As for the grocery bill, we unfortunately went over budget this week despite my best efforts to the contrary. Partially to blame is because I chose to make tacos with the taco seasoning, which required buying all the extras for fixings. Mostly to blame, however, is that we ran out of a bunch of staples (plain flour, olive oil, dish soap etc) and I also have a fair bit of baking planned this week (2 types of pizza doughs, Nanaimo bars, biscuits...) and that always means having to buy larger quantities of eggs and flour. We also have planned to eat at home every night this week, and we had our phone bill on this week’s shop, so that always makes it a bit much. Still, we try to keep our grocery bill to no more than £10/day for food for two people, excluding last minute snack purchases and we ended up below target for food.

This guacamole recipe is the only one that I've ever found to work, aside from ones where you use a packet of mix and add it to the avacados. Ones using fresh ingredients never seem to get the same depth of flavor, and the tomatoes always end up too runny and the onion is always too sharp and the garlic is overpowering. But this recipe tends to balance nicely, and it even worked on my less-than-ripe avacado (I used my food chopper to blend everything together, so it was more of a diced & seasoned avacado topping than a mashed guacamole). I always have the seasonings in my pantry, aside from salsa, but normally if we're having something that wants guacamole we're also having salsa so it's doesn't require a bunch of extra purchasing.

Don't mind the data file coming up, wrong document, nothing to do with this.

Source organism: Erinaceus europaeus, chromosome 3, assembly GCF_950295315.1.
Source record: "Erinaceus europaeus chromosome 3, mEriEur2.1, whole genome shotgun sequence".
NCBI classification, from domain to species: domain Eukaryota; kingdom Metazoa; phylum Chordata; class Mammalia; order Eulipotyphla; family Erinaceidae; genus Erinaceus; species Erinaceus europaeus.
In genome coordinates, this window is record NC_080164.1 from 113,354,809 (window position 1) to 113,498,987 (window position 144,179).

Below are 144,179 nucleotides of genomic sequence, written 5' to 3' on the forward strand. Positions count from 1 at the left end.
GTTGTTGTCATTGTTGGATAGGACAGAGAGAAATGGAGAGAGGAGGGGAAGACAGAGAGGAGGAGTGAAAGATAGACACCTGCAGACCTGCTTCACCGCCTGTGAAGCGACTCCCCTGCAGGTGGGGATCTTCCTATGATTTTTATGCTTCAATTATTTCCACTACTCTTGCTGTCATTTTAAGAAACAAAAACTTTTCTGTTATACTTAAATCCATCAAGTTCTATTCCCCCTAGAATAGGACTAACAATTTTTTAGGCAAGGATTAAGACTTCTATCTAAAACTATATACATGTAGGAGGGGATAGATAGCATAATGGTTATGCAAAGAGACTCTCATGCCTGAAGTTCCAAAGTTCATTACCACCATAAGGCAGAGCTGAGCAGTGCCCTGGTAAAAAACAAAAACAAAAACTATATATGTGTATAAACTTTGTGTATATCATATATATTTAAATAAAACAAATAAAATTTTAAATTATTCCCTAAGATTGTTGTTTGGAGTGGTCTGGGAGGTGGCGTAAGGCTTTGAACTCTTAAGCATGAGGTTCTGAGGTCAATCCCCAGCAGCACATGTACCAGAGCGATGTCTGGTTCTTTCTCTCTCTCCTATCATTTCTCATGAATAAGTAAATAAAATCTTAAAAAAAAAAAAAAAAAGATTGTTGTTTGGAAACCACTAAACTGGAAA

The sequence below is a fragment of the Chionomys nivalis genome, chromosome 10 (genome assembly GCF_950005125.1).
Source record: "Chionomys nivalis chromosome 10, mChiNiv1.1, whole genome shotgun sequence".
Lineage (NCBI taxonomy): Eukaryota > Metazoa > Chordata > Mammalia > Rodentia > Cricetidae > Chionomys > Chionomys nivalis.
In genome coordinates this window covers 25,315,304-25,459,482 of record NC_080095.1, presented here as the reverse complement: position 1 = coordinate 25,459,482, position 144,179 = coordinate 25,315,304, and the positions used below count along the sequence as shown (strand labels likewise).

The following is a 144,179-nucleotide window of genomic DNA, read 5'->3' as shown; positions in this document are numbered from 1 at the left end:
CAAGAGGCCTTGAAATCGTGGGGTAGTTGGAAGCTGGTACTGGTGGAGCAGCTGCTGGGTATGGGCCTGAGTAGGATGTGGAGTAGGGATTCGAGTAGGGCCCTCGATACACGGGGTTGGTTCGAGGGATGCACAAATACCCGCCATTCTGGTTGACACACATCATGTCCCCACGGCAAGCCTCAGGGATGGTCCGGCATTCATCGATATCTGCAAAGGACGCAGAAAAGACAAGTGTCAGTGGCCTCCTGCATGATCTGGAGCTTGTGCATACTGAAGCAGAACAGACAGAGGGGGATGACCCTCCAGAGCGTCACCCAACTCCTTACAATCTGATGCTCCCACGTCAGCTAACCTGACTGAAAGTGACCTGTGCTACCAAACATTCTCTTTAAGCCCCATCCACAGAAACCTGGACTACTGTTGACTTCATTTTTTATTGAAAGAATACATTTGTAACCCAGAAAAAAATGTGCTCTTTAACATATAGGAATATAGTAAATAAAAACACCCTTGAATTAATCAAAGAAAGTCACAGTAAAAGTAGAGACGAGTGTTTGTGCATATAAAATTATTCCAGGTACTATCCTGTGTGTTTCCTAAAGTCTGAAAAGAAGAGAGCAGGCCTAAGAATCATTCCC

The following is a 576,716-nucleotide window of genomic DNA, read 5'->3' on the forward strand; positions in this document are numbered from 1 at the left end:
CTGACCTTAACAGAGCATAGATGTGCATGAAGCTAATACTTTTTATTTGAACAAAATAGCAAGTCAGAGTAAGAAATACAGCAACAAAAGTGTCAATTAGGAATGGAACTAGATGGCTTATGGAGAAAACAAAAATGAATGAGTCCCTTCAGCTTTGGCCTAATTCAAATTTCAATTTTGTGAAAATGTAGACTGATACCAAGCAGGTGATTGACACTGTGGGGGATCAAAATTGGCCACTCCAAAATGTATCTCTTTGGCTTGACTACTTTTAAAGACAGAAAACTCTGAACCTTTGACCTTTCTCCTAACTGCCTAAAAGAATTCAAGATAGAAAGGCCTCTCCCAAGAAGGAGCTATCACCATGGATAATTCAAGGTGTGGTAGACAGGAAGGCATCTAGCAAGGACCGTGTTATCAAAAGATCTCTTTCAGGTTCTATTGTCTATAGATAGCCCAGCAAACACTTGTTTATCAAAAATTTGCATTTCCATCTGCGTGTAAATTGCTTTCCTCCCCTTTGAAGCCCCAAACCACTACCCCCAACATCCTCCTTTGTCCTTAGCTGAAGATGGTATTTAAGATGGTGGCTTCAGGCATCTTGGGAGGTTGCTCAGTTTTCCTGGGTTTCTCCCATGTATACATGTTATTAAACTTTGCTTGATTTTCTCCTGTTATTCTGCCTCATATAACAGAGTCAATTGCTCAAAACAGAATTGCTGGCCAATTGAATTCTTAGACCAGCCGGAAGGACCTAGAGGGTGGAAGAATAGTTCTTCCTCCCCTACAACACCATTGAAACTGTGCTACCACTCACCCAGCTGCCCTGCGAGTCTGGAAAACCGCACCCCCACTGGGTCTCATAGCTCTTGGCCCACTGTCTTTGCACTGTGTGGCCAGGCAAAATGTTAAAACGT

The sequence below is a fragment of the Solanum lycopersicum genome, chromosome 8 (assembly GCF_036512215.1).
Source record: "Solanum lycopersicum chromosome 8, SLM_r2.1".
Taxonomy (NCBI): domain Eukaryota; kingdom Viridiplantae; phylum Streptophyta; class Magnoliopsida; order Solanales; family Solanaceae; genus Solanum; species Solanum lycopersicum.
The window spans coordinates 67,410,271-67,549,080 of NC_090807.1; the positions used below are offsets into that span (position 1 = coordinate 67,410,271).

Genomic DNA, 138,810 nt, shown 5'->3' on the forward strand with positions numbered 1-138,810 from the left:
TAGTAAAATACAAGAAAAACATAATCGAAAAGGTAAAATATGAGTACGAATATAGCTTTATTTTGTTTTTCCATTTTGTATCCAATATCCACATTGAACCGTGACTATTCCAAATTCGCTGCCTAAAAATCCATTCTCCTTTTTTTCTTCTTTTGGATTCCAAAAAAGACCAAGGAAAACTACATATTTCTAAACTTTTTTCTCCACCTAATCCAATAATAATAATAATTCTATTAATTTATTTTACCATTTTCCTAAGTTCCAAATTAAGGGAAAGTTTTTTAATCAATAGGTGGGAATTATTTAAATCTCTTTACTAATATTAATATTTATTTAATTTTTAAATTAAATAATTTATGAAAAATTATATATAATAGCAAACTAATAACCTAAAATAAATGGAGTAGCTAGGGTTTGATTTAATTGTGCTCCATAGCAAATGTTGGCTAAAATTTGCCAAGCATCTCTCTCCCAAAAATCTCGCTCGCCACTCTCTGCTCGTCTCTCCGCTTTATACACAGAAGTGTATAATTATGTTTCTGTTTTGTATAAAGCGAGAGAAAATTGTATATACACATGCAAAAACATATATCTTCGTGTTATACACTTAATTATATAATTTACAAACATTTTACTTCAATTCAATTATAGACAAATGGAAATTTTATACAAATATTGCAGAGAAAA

Storecupboard Guacamole
  • Avocados (number according to the size of the crowd)
  • About 1/8 tsp seasoning salt per avocado
  • About 2 tbsp salsa per avocado
  • About ¾ tsp garlic powder per avocado
  • About ½ tsp onion powder
  • About ½ tsp lemon or lime juice per avocado
  • Hot sauce to taste
 Mash avacado(s) and mix in other ingredients.


  1. During my last days in Paris, I picked up some guacamole off the shelf of a grocery store. What folly! What I opened in the hostel was not guacamole but green-tinged jelly with the odd taste of chemical. I threw it out. At home, I make a very simple guac: avocado, tomato (with watery part removed), crushed garlic, lime juice, salt. Which is very much like yours, except I never thought to try onion powder!

    1. I've tried one like yours, but I can never get the seasonings right.

      As for the guac, in England the only premade one I could fine comes in a plastic squeeze tube and is sold in the dry-goods aisle, which is not promising. It is so bitter tasting that David and I had to throw it out as well as a good portion of the food we put it on!